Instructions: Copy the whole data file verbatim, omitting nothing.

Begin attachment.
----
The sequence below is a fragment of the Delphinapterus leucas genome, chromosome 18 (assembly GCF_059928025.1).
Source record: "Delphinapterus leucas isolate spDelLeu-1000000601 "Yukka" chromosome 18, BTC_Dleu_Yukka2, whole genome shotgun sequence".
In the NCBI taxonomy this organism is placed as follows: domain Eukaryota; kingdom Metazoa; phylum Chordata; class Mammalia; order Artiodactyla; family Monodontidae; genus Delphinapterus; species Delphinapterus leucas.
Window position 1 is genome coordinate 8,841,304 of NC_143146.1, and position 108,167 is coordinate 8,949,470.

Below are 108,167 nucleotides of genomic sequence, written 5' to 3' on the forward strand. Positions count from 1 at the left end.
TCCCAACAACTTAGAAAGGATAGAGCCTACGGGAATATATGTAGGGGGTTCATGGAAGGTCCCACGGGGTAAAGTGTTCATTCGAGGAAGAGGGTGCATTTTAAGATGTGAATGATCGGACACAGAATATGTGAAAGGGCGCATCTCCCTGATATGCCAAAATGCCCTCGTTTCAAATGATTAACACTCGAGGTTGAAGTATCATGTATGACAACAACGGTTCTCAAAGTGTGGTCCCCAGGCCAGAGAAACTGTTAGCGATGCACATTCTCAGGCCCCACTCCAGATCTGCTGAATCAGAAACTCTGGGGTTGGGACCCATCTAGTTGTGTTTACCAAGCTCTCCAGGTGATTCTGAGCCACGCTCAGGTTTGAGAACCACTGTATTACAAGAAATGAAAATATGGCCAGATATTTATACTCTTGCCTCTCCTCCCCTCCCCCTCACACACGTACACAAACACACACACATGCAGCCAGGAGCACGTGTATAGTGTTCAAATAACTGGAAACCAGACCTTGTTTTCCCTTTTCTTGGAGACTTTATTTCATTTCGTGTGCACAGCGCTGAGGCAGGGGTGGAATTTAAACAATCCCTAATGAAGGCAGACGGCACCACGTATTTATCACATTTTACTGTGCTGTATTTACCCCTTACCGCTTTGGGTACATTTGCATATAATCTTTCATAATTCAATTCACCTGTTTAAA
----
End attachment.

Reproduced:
The sequence below is a fragment of the Delphinapterus leucas genome, chromosome 18 (assembly GCF_059928025.1).
Source record: "Delphinapterus leucas isolate spDelLeu-1000000601 "Yukka" chromosome 18, BTC_Dleu_Yukka2, whole genome shotgun sequence".
In the NCBI taxonomy this organism is placed as follows: domain Eukaryota; kingdom Metazoa; phylum Chordata; class Mammalia; order Artiodactyla; family Monodontidae; genus Delphinapterus; species Delphinapterus leucas.
Window position 1 is genome coordinate 8,841,304 of NC_143146.1, and position 108,167 is coordinate 8,949,470.

Below are 108,167 nucleotides of genomic sequence, written 5' to 3' on the forward strand. Positions count from 1 at the left end.
TCCCAACAACTTAGAAAGGATAGAGCCTACGGGAATATATGTAGGGGGTTCATGGAAGGTCCCACGGGGTAAAGTGTTCATTCGAGGAAGAGGGTGCATTTTAAGATGTGAATGATCGGACACAGAATATGTGAAAGGGCGCATCTCCCTGATATGCCAAAATGCCCTCGTTTCAAATGATTAACACTCGAGGTTGAAGTATCATGTATGACAACAACGGTTCTCAAAGTGTGGTCCCCAGGCCAGAGAAACTGTTAGCGATGCACATTCTCAGGCCCCACTCCAGATCTGCTGAATCAGAAACTCTGGGGTTGGGACCCATCTAGTTGTGTTTACCAAGCTCTCCAGGTGATTCTGAGCCACGCTCAGGTTTGAGAACCACTGTATTACAAGAAATGAAAATATGGCCAGATATTTATACTCTTGCCTCTCCTCCCCTCCCCCTCACACACGTACACAAACACACACACATGCAGCCAGGAGCACGTGTATAGTGTTCAAATAACTGGAAACCAGACCTTGTTTTCCCTTTTCTTGGAGACTTTATTTCATTTCGTGTGCACAGCGCTGAGGCAGGGGTGGAATTTAAACAATCCCTAATGAAGGCAGACGGCACCACGTATTTATCACATTTTACTGTGCTGTATTTACCCCTTACCGCTTTGGGTACATTTGCATATAATCTTTCATAATTCAATTCACCTGTTTAAA